The Law of Evidence
The laws of evidence are lengthy and complicated, and many books have been written on the subject. Therefore, while this overview is thorough enough for most readers, it's also intended as a guide for further research for those who want more.
Types of Evidence
Should you continue your study, you'll find that authors differ in their manner of classifying evidence. Some write that there are three types, while others list four, and still others break evidence down into many more categories.
For the purpose of this book, there are four kinds of evidence: testimonial, real, documentary, and demonstrative evidence. Other types referred to in investigations and in court are usually subtypes of these four — and many of them often overlap:
Testimonial evidence (verbal or written) can be statements, interviews, depositions, and confessions.
Real evidence is anything whose materiality and relevance are obvious, and which is directly involved in a case. Also called physical evidence, it can be a weapon, a wrecked automobile, a bloody shirt, or forensic and trace evidence such as DNA, hairs, and fibers.
Demonstrative evidence is anything that is the representation of an object. It can be photos; x-rays; audio and video recordings; illustrations; maps; computer simulation, animation, and reconstruction; models; and more.
Documentary evidence is anything in the form of documents that is presented in order to examine its contents. It can be records (written, printed, on film, microfiche, etc.) such as wills, contracts, letters, invoices, and printed e-mails. It is subject to authentication, usually by testimony. Documents presented for a different purpose, such as proving that they were handled and contain prints from a victim or suspect, are real evidence, but they may be documentary as well if the contents are relevant.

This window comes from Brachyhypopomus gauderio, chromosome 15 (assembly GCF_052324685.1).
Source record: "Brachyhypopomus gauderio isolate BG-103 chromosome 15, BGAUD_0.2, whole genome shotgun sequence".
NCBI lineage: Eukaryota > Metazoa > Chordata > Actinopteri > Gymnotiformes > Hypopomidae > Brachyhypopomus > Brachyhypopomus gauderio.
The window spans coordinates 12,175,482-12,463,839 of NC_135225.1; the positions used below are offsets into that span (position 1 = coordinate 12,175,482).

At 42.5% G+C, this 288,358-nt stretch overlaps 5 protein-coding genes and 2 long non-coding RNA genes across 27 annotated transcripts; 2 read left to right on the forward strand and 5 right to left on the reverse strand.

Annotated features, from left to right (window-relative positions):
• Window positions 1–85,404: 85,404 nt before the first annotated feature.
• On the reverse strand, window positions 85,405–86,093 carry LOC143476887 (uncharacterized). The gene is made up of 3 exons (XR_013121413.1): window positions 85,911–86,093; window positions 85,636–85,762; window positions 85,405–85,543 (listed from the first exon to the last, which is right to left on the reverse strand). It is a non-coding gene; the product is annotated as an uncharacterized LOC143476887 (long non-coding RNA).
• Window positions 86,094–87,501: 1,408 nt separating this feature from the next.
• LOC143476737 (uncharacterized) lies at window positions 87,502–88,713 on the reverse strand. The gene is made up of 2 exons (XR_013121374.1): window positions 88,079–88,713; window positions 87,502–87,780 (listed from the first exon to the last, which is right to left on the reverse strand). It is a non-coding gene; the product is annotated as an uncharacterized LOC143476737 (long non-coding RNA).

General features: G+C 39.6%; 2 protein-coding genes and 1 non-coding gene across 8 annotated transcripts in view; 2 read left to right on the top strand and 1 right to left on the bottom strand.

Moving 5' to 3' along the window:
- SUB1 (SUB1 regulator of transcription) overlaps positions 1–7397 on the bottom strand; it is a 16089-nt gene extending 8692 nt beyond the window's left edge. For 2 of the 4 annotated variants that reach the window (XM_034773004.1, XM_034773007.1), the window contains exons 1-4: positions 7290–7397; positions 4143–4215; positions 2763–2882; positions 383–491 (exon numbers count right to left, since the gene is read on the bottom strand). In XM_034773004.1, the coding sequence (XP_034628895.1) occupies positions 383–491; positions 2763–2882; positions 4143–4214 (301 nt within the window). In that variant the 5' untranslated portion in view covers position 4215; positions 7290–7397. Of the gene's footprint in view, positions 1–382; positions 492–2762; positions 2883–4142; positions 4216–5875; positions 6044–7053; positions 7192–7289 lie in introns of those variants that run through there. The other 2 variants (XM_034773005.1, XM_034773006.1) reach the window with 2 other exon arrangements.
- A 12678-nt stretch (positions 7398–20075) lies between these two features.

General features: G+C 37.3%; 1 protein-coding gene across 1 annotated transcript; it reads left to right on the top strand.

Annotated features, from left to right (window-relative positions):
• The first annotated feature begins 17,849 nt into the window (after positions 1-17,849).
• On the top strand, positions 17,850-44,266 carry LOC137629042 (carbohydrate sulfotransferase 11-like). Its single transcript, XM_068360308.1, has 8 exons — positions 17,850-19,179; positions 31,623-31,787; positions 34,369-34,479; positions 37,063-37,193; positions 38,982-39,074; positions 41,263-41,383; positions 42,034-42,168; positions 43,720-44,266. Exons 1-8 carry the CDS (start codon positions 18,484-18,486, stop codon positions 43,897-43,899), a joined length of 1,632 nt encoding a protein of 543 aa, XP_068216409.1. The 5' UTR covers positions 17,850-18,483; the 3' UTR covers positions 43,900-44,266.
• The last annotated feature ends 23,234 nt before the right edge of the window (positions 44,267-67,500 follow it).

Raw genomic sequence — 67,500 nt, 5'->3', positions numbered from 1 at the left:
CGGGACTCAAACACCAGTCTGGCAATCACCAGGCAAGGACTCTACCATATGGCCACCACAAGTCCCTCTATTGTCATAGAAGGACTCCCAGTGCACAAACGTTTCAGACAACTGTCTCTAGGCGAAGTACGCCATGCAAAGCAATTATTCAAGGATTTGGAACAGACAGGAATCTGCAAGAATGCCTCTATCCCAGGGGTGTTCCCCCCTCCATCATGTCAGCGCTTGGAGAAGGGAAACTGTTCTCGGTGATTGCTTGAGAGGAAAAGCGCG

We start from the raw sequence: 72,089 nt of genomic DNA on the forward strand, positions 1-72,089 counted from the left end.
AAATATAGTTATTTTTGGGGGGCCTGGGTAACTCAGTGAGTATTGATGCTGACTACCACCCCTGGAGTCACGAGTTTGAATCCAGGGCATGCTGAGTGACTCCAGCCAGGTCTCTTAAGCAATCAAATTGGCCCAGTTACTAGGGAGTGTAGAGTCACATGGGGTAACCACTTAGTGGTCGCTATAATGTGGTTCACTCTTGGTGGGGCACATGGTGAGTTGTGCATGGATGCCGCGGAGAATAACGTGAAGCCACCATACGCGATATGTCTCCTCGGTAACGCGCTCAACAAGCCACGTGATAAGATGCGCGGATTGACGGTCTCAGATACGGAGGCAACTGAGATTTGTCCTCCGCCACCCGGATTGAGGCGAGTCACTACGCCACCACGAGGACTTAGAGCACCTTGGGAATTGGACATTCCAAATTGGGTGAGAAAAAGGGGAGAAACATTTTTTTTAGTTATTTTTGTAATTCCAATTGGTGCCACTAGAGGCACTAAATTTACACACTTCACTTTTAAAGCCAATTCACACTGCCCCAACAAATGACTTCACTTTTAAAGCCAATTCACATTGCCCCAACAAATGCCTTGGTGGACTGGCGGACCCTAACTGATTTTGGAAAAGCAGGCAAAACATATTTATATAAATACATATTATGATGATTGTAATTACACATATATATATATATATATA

Read about rules of evidence, which addresses evidence as it relates to that which can be testified to. The rules, however, apply to all evidence. Some of these rules apply to every type of evidence, some only apply to one, and some apply to several types.
Why do I need to know about rules of evidence?
When you are working a case, you should be aware of basic principles of evidence so you can recognize what is usually accepted into the court record and what isn't. Knowing these rules will help ensure that your work is accepted if the case goes to trial.
Putting Evidence Together for Proof
Evidence exists as the means for establishing facts. When enough facts are gathered, they prove a point in question. Standards necessary for proof are different depending on whether the case will be tried in civil or criminal court. In civil court, the standard for proving a point — and the ultimate point of the defendant's guilt — is a preponderance of evidence. In criminal court, the standard is beyond a reasonable doubt. The House Judiciary Committee uses clear and convincing evidence as the standard for proving impeachments.
A preponderance of evidence. This is the lowest level of proof of guilt. It relies on jurors concluding that evidence points more toward one direction than another, or that the defendant is more likely guilty than not guilty or vice versa.
Beyond a reasonable doubt. This doesn't mean there can be no doubt whatsoever; it means that guilt must be proved beyond a “reasonable” doubt, beyond that standard of doubt that would make a reasonable person hesitate.
Clear and convincing evidence. The level of proof required is somewhere between the other two; it must be proved that evidence points substantially more in one direction than the other.
Standards of proof are different from burden of proof, which means the obligation to prove an allegation or allegations. In criminal cases, the prosecution, not the defense, has the burden of proof — the burden to prove charges against the defendant. Investigators use different methods for putting evidence together and proving facts. The scientific method is the one most often used.